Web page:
By WESCO Marketing
WESCO is a global supply chain solutions leader who services customers’ MRO, OEM, and capital project needs.
Many of us may feel well-versed on the Internet of Things (IoT) by now. We’ve experienced an avalanche of information about this technology in recent years, including how it’s going to change all of our lives. But regardless of what we already know, the IoT grows more complex every day. Its advancing capabilities are changing the business world in both big ways and small.
Now that we’re on the verge of an all-connected world, companies will need to embrace this technology in order to stay successful. And that’s not a bad thing.
Here’s where businesses can expect the IoT to take them in the coming years and beyond.
A Smarter Organization
The IoT is mostly about sensors that record and relay important information back to the cloud for easy access. And the best news is that they can be applied to everything from worker gear to coffee cups. Businesses looking for quick and unlimited access to product usage data, equipment updates or customer feedback can get it whenever they’d like.
A Safer Organization
Think of the IoT as a watchdog that’s constantly looking for red flags. This technology can easily track employees’ whereabouts and actions in the workplace or at a jobsite. If that sounds too Big Brother to you, remember what it can mean for a person’s safety. According to IBM, the rise of wearable technology is making workers vastly safer from falls, heat stress, machine incidents and more. These “connected workers” are equipped with embedded sensors that make it easier for businesses to monitor employee health and safety.
Most incidents can be prevented with a simple transmission through a worker’s helmet or wristband. An employer who notices that an employee hasn’t moved for an extended time can take immediate action to ensure that person is not injured or worse. New sensor technology can also help monitor worker surroundings. Gas, noise and radiation levels are just some environmental factors that employers can assess to ensure continued safety.
A More Productive Organization
The IoT is a great mediator for businesses looking to improve worker productivity. Its purpose is really to empower people, not things. A single device could soon act on a person’s behalf based on his or her schedule, preferences, and purchasing habits. It also might be time to say goodbye to manual data entry. Having more connected devices will allow people to focus on more productive tasks and do more with data than simply enter it.
We should also be prepared to see major changes in how we meet. Thanks to the crafty hands at Cisco, new advancements are underway that will take videoconferencing to the next level. Instead of using stationary cameras, you might soon get the full experience of a site visit or remote business meeting without physically being there. Pre-based robots could take you on a facility tour or allow you to meet people at the site — all while you enjoy the comforts of your office or home.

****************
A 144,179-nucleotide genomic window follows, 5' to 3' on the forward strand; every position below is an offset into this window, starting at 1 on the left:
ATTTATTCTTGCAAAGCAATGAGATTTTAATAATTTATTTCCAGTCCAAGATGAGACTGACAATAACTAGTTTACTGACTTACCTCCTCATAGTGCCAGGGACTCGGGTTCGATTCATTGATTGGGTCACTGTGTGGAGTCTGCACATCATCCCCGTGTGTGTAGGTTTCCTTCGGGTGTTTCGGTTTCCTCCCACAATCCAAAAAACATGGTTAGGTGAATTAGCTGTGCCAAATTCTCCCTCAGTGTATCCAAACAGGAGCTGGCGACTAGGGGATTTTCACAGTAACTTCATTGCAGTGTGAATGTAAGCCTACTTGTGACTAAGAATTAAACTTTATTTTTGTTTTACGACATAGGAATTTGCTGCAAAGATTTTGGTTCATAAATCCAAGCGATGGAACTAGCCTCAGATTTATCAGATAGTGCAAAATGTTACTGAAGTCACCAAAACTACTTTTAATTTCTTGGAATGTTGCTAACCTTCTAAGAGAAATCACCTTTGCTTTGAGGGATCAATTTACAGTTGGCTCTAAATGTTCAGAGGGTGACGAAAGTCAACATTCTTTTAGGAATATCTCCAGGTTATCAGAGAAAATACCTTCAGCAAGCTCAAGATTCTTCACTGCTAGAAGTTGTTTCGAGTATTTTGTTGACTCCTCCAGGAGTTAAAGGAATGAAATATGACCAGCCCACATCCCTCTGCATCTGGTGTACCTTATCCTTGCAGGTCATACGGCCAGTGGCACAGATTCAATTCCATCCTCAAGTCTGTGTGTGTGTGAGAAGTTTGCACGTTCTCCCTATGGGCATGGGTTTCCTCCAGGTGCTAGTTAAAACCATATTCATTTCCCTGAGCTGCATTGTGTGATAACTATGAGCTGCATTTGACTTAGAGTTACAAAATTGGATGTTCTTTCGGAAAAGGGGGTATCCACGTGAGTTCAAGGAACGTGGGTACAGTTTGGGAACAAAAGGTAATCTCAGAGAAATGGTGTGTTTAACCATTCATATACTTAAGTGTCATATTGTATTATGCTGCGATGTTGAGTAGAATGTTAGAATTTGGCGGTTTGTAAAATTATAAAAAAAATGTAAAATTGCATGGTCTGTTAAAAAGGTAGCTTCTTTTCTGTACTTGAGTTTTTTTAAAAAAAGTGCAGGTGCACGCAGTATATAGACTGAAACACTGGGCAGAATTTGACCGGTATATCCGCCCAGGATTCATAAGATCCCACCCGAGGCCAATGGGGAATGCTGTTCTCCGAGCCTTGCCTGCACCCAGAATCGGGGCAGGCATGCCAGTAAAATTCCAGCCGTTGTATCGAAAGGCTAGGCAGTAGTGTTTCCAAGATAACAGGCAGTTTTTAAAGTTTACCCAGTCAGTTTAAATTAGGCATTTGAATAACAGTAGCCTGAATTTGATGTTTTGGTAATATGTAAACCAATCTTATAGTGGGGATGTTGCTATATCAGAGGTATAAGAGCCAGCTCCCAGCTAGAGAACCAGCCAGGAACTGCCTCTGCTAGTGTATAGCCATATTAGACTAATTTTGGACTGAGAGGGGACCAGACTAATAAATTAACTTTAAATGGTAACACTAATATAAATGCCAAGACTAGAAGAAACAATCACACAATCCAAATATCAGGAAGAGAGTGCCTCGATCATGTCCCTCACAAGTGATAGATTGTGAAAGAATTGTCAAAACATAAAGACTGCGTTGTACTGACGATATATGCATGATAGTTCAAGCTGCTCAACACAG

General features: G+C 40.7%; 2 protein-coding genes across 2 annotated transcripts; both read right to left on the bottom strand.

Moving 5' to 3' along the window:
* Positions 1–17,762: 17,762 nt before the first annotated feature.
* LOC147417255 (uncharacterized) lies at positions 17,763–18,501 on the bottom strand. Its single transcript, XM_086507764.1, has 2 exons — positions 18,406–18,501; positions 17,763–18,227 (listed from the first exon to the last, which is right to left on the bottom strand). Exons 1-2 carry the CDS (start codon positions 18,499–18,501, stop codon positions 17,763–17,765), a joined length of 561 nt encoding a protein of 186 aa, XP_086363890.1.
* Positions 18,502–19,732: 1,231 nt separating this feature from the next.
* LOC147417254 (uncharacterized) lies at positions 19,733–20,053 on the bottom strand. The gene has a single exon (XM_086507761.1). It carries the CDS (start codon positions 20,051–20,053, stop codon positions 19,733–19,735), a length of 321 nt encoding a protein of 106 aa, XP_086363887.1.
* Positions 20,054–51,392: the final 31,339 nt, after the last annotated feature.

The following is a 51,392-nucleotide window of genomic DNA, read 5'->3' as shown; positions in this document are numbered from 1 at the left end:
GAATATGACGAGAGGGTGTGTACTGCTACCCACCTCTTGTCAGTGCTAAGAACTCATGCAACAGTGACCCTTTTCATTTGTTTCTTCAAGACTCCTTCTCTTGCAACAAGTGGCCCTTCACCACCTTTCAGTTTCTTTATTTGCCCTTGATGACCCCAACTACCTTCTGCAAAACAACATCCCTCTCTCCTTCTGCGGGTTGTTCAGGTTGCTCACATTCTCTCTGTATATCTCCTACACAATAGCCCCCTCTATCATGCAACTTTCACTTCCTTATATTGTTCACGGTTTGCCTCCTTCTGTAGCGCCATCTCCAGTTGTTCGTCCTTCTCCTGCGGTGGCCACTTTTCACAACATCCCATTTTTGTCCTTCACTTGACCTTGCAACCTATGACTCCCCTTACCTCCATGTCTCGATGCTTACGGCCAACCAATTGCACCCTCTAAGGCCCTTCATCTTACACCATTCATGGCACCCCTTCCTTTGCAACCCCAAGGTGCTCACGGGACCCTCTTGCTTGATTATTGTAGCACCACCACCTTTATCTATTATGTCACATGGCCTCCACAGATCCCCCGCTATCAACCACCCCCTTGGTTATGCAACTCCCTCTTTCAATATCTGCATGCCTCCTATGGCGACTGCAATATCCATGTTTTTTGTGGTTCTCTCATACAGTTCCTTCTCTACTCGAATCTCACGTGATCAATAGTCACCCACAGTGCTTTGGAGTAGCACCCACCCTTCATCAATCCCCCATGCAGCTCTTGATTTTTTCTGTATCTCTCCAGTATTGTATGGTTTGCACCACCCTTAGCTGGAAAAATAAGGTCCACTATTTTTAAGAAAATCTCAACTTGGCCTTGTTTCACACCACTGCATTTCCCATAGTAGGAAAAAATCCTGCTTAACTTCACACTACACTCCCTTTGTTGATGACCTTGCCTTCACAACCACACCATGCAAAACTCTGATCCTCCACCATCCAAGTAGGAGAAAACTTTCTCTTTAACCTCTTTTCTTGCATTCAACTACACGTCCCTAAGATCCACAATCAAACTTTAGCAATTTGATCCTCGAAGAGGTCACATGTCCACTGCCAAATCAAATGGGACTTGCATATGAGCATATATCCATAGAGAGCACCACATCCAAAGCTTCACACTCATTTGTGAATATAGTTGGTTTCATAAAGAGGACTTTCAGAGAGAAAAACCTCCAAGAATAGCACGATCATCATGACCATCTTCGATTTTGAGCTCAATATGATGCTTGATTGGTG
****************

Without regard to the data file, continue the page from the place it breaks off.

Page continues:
Rise of Machine-to-Machine Technology
Not everyone is ready or willing to welcome more technology into their businesses, homes or daily routines. Many of these concerns may be warranted, but they won’t slow down the future. Businesses should instead try to see beyond potential setbacks and focus on the many positives of this technology. There’s no doubting the IoT is capable of making businesses smarter, safer and more productive.
If that’s not convincing enough, keep in mind that 25 billion smart devices are expected to abound by 2020. Another projection estimates one trillion devices by 2025. Some even believe that their impact is putting us on the cusp of the next Industrial Revolution. If that doesn’t inspire you to take action, perhaps nothing will.
In this article: Data Communications
Strategic marketing or labeling that uses the term “food grade” has caused a great deal of confusion in the food and beverage industry. It’s led companies to believe they are buying a food-safe product when, in truth, they may not be. The assumption is that the food-grade product has been subjected to rigorous testing to ensure safety throughout the food and beverage processing environment. But, in fact, there is no industry certification called “food grade.”
Risks are inherent in industrial plants and other settings where workers come into contact with heavy equipment and processes combining metal surfaces, electrical machinery and power systems. GFCI-compliance and watertight connections are critical wherever power components contact moisture, chemicals, weather and other harsh environmental conditions. Industrial operations are at risk anytime unprotected electrical connections are exposed to moisture, metals and harsh conditions.
Physical security concerns are an integral issue for healthcare facilities. These vital organizations are open to the public and serve vulnerable populations. A physical or cybersecurity attack could be devastating to the facility, its personnel, patients and the community. Conducting a risk assessment can significantly mitigate the vulnerabilities of a healthcare facility to ensure a safe environment for everyone.
Article originally published Oct. 20, 2016 and updated for relevance.
As applications require more processing power, equipment generates more heat. Excessive heat can cause serious damage to equipment, shortening service life and even leading to catastrophic failure. To keep electrical equipment running at top speed, heat must be managed. Learn why enclosure cooling is necessary and how to oversee heat management according to national standards.
May 12, 2017 | Electrical
For contractors and integrators, today’s marketplace is hypercompetitive. Every day brings a challenge to get more out of less. Increasing job profitability is the way to stay truly competitive in an increasingly competitive marketplace.